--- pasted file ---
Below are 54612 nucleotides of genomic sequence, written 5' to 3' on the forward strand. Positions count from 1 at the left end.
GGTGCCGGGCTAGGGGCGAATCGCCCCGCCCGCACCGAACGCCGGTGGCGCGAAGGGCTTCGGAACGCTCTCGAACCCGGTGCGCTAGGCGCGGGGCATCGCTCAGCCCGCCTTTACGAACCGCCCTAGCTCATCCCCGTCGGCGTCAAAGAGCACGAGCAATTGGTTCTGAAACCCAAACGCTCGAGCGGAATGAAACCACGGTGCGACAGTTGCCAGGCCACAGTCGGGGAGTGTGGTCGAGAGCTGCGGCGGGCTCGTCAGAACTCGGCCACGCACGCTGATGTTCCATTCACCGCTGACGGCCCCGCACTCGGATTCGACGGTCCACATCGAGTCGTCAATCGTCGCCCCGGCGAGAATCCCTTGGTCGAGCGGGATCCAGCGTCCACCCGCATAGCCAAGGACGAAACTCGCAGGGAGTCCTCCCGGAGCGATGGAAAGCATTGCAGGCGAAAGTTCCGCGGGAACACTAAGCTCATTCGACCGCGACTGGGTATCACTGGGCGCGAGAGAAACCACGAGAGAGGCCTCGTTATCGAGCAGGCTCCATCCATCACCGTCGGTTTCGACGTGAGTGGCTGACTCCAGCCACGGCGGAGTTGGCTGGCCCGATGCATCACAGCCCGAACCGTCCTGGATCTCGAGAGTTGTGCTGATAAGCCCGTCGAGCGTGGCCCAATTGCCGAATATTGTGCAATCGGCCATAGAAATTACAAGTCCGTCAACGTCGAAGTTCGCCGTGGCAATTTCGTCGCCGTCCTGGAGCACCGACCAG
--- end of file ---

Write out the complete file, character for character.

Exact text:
Below are 54612 nucleotides of genomic sequence, written 5' to 3' on the forward strand. Positions count from 1 at the left end.
GGTGCCGGGCTAGGGGCGAATCGCCCCGCCCGCACCGAACGCCGGTGGCGCGAAGGGCTTCGGAACGCTCTCGAACCCGGTGCGCTAGGCGCGGGGCATCGCTCAGCCCGCCTTTACGAACCGCCCTAGCTCATCCCCGTCGGCGTCAAAGAGCACGAGCAATTGGTTCTGAAACCCAAACGCTCGAGCGGAATGAAACCACGGTGCGACAGTTGCCAGGCCACAGTCGGGGAGTGTGGTCGAGAGCTGCGGCGGGCTCGTCAGAACTCGGCCACGCACGCTGATGTTCCATTCACCGCTGACGGCCCCGCACTCGGATTCGACGGTCCACATCGAGTCGTCAATCGTCGCCCCGGCGAGAATCCCTTGGTCGAGCGGGATCCAGCGTCCACCCGCATAGCCAAGGACGAAACTCGCAGGGAGTCCTCCCGGAGCGATGGAAAGCATTGCAGGCGAAAGTTCCGCGGGAACACTAAGCTCATTCGACCGCGACTGGGTATCACTGGGCGCGAGAGAAACCACGAGAGAGGCCTCGTTATCGAGCAGGCTCCATCCATCACCGTCGGTTTCGACGTGAGTGGCTGACTCCAGCCACGGCGGAGTTGGCTGGCCCGATGCATCACAGCCCGAACCGTCCTGGATCTCGAGAGTTGTGCTGATAAGCCCGTCGAGCGTGGCCCAATTGCCGAATATTGTGCAATCGGCCATAGAAATTACAAGTCCGTCAACGTCGAAGTTCGCCGTGGCAATTTCGTCGCCGTCCTGGAGCACCGACCAG